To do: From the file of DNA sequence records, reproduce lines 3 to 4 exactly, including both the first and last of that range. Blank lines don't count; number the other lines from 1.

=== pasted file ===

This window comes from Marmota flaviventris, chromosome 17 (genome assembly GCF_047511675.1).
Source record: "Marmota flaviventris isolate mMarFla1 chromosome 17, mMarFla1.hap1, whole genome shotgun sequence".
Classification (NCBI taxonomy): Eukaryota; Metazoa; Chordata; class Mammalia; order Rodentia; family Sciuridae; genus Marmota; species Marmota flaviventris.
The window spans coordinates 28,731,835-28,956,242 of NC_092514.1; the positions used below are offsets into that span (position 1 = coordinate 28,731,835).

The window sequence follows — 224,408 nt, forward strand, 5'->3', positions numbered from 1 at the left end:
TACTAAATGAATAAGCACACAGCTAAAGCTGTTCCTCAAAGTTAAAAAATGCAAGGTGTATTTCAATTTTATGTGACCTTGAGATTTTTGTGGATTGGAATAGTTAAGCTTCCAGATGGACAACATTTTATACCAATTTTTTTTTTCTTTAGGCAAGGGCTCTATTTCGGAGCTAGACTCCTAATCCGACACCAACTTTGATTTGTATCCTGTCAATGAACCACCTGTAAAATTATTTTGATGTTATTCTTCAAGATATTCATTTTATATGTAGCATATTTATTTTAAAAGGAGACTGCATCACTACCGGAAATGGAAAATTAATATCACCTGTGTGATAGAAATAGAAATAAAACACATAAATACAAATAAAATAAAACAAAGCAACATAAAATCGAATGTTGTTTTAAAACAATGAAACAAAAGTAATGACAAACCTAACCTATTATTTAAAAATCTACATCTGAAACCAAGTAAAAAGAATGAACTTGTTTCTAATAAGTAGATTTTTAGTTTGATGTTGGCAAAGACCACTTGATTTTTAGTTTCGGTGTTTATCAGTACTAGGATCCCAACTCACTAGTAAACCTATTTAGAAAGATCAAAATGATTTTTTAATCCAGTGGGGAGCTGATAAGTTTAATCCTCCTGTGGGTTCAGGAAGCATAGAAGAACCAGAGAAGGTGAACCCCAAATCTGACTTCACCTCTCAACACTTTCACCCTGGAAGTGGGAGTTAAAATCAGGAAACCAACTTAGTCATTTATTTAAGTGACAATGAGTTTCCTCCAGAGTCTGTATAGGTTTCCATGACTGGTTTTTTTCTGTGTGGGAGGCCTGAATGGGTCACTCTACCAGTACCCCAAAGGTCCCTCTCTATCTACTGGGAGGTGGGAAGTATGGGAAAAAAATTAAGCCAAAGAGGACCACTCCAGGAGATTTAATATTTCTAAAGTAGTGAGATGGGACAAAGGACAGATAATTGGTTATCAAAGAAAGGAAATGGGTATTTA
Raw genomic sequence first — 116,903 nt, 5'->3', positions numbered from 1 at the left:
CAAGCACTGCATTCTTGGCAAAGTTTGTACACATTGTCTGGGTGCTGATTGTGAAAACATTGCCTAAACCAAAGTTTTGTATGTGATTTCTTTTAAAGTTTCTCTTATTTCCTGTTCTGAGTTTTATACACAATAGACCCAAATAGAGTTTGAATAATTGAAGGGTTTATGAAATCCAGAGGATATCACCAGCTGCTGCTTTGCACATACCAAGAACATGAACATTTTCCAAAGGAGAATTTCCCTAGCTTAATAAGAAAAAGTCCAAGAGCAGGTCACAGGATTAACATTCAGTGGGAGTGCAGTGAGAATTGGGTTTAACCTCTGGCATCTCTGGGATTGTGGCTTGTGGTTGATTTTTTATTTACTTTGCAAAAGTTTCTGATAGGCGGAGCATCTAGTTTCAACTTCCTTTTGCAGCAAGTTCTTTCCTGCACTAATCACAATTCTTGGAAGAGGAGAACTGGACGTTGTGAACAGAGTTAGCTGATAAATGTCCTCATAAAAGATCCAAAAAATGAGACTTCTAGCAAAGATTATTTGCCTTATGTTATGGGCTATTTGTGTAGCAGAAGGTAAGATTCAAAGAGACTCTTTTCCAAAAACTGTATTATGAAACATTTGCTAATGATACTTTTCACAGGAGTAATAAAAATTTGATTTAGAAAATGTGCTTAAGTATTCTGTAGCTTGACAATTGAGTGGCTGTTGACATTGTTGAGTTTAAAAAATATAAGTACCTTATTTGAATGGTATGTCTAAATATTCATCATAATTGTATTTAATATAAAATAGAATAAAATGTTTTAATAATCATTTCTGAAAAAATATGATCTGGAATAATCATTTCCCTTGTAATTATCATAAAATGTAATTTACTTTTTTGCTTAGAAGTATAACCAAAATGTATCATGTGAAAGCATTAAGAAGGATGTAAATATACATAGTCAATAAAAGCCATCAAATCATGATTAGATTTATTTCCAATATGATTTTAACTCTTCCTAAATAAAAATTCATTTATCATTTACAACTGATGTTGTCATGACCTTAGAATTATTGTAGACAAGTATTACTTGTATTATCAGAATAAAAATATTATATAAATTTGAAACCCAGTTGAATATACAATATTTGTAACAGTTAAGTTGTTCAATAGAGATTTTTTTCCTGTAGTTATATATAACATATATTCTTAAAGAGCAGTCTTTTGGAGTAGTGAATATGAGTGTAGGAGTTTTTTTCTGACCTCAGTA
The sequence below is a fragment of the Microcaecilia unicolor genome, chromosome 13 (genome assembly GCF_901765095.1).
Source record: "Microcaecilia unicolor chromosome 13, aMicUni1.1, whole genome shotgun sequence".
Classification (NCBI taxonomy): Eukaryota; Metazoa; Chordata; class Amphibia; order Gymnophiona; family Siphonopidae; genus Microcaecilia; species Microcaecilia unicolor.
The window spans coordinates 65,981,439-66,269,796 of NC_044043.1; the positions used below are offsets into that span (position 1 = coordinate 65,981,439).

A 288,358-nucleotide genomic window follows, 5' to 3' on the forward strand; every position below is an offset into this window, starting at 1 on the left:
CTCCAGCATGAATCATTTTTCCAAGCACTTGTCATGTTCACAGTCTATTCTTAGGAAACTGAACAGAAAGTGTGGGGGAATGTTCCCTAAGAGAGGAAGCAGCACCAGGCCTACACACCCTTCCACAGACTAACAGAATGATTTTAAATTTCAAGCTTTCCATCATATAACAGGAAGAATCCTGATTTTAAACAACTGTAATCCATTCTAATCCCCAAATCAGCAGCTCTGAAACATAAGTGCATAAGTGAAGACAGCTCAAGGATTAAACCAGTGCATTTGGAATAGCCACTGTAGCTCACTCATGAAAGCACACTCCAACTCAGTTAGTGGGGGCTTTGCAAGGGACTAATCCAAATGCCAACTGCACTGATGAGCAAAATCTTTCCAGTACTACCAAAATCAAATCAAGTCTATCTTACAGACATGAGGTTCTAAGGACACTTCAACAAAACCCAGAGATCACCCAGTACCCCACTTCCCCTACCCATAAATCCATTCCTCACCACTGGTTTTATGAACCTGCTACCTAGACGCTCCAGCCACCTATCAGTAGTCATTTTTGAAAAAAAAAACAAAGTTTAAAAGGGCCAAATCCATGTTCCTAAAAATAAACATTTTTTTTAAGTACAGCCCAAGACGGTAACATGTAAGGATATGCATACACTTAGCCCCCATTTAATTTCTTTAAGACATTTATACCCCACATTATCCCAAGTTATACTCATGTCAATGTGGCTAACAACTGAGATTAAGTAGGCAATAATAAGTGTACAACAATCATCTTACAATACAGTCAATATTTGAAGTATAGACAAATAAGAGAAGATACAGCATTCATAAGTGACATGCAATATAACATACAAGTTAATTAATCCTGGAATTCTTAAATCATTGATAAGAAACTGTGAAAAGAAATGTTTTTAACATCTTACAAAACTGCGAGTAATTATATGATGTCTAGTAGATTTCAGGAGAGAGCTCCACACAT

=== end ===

Classification (NCBI taxonomy): Eukaryota; Metazoa; Chordata; class Mammalia; order Rodentia; family Sciuridae; genus Marmota; species Marmota flaviventris.
The window spans coordinates 28,731,835-28,956,242 of NC_092514.1; the positions used below are offsets into that span (position 1 = coordinate 28,731,835).